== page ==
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Transaction Attribute problem
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Posted By:   raja_raja
Posted On:   Tuesday, January 17, 2006 06:38 AM

NotSupported If the client is running within a transaction and invokes the enterprise bean's method, the container suspends the client's transaction before invoking the method. After the method has completed, the container resumes the client's transaction. If the client is not associated with a transaction, the container does not start a new transaction before running the method. Use the NotSupported attribute for methods that don't need transactions. Because transactions involve overhead, this attribute may improve performance. Hi, I am confused with the above definition. "client is running within a transaction" "container suspends the client's transaction   More>>


NotSupported

If the client is running within a transaction and invokes the enterprise bean's method, the container suspends the client's transaction before invoking the method. After the method has completed, the container resumes the client's transaction.
If the client is not associated with a transaction, the container does not start a new transaction before running the method.
Use the NotSupported attribute for methods that don't need transactions. Because transactions involve overhead, this attribute may improve performance.



Hi, I am confused with the above definition.



"client is running within a transaction"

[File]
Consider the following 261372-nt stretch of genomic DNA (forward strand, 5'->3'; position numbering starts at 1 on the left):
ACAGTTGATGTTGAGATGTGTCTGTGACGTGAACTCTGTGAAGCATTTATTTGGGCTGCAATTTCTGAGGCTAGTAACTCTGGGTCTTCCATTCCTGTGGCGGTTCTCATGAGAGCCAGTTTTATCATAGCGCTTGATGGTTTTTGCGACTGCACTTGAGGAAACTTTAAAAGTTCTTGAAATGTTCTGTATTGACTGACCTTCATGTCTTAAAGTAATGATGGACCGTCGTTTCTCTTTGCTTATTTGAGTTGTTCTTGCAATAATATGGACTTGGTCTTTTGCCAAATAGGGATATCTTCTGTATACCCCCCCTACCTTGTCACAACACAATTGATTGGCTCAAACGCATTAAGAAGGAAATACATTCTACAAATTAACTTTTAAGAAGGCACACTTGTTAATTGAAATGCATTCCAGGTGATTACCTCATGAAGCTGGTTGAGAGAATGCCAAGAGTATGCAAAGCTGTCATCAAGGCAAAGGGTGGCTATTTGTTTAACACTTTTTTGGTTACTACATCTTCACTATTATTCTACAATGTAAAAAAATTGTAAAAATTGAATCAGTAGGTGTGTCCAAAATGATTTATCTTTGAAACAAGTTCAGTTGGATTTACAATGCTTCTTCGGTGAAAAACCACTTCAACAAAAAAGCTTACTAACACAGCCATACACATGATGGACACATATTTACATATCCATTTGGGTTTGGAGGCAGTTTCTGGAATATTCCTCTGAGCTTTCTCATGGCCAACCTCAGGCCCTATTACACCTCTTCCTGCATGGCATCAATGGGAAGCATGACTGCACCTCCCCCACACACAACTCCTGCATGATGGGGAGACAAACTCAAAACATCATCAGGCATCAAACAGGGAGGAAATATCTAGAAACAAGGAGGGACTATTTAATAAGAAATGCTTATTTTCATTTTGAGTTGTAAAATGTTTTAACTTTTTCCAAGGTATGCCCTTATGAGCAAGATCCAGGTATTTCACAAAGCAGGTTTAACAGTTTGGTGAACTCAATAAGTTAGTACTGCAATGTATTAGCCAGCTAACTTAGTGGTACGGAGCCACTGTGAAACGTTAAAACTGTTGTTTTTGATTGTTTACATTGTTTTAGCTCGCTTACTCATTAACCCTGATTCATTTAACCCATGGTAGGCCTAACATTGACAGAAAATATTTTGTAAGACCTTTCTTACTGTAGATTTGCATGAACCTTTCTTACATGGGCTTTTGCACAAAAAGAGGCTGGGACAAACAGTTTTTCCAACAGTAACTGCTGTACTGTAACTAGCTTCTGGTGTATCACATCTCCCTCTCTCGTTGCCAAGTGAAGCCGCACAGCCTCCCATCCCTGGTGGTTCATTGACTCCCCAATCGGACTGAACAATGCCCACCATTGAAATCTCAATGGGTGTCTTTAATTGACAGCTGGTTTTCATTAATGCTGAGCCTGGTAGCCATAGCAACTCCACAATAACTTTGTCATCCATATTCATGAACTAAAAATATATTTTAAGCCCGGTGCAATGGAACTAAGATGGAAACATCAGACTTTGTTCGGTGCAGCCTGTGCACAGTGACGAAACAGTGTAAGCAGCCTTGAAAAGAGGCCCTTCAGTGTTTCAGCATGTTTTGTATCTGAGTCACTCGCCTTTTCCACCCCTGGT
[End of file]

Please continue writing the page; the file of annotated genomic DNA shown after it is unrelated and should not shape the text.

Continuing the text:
"container suspends the client's transaction"

"container resumes the client's transaction."



If a client is running there will be only one transaction. The definition is really confusing me. Can any one help me out.


Thanks

Raja

   <<Less

Re: Transaction Attribute problem

Posted By:   Anonymous  
Posted On:   Tuesday, January 24, 2006 05:48 AM


In the definition, its talking about a method, say rajTrans() in a EJB, say RajEJB.

Anything that calls this RajEJB.rajTrans() is called a client.

1. This can be another EJB.

2. This can be a JavaBean.

3. This can be a UseBean.

4. This can be a servlet/jsp

5. This could be anything.

For instance assume that its another EJB, SatEJB. Now a method in this SatEJB, say satTrans(). This method has a transaction attribute as say Supports. Now this method is calling RajEJB.rajTrans().


Coming to your questions:

1. "client is running within a transaction"

SatEJB.satTrans() is calling RajEJB.rajTrans()
because some other code, say ABC.xyz() would have called SatEJB.satTrans(). This means client is already running within a transaction (Supports).



2. "container suspends the client's transaction"

When SatEJB.satTrans() calls RajEJB.rajTrans(), container sees that rajTrans() does NOT support transactions. So container suspends rajTrans()'s client's transaction. This means it suspends the transaction that was started when SatEJB.satTrans() was invoked.



3."container resumes the client's transaction."

After the execution of RajEJB.rajTrans() is complete, the trasaction of SatEJB.satTrans() which was suspended during the invocation of RajEJB.rajTrans() will be resumed.




Hope this clarifies your questions.

Bye

Satish

Re: Transaction Attribute problem

Posted By:   ankush_purwar  
Posted On:   Tuesday, January 17, 2006 02:52 PM

Are you talking about only J2EE transactions.
and what you mean by client.
Is it like this :
Two session beans
S1 (method m1) transaction required

and S2 (method m2) transaction Supports

Now web Client calls m1 of S1 which internally calls m2 of S2.

Now in this case there are two levels of indirection
(Web Client is client for S1
And S1 is client for S2)

So for which client you are talking.
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